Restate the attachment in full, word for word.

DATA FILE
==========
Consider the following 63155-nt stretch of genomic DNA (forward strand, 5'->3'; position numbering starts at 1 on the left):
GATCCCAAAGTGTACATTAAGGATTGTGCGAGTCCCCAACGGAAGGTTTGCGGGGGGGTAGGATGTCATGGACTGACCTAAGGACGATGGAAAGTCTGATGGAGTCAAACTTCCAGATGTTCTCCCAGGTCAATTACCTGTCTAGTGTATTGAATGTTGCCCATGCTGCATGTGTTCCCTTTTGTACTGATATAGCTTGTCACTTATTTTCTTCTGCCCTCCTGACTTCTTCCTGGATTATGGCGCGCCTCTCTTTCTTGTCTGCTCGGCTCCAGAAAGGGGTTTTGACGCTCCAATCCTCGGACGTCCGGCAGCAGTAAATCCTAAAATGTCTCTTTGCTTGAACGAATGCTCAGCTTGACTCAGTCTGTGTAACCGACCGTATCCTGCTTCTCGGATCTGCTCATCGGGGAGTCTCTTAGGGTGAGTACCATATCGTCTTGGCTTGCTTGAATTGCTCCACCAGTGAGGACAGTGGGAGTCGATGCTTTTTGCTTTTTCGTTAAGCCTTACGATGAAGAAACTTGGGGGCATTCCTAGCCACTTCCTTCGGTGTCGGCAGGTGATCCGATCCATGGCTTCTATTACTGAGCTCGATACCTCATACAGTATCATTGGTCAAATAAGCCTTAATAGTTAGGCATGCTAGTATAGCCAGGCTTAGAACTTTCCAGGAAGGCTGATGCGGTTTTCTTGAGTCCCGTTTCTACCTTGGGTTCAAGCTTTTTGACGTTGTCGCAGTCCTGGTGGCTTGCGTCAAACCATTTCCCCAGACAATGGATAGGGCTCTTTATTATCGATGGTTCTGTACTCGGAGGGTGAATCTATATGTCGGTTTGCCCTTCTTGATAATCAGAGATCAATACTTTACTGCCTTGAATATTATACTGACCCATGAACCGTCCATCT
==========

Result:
Consider the following 63155-nt stretch of genomic DNA (forward strand, 5'->3'; position numbering starts at 1 on the left):
GATCCCAAAGTGTACATTAAGGATTGTGCGAGTCCCCAACGGAAGGTTTGCGGGGGGGTAGGATGTCATGGACTGACCTAAGGACGATGGAAAGTCTGATGGAGTCAAACTTCCAGATGTTCTCCCAGGTCAATTACCTGTCTAGTGTATTGAATGTTGCCCATGCTGCATGTGTTCCCTTTTGTACTGATATAGCTTGTCACTTATTTTCTTCTGCCCTCCTGACTTCTTCCTGGATTATGGCGCGCCTCTCTTTCTTGTCTGCTCGGCTCCAGAAAGGGGTTTTGACGCTCCAATCCTCGGACGTCCGGCAGCAGTAAATCCTAAAATGTCTCTTTGCTTGAACGAATGCTCAGCTTGACTCAGTCTGTGTAACCGACCGTATCCTGCTTCTCGGATCTGCTCATCGGGGAGTCTCTTAGGGTGAGTACCATATCGTCTTGGCTTGCTTGAATTGCTCCACCAGTGAGGACAGTGGGAGTCGATGCTTTTTGCTTTTTCGTTAAGCCTTACGATGAAGAAACTTGGGGGCATTCCTAGCCACTTCCTTCGGTGTCGGCAGGTGATCCGATCCATGGCTTCTATTACTGAGCTCGATACCTCATACAGTATCATTGGTCAAATAAGCCTTAATAGTTAGGCATGCTAGTATAGCCAGGCTTAGAACTTTCCAGGAAGGCTGATGCGGTTTTCTTGAGTCCCGTTTCTACCTTGGGTTCAAGCTTTTTGACGTTGTCGCAGTCCTGGTGGCTTGCGTCAAACCATTTCCCCAGACAATGGATAGGGCTCTTTATTATCGATGGTTCTGTACTCGGAGGGTGAATCTATATGTCGGTTTGCCCTTCTTGATAATCAGAGATCAATACTTTACTGCCTTGAATATTATACTGACCCATGAACCGTCCATCT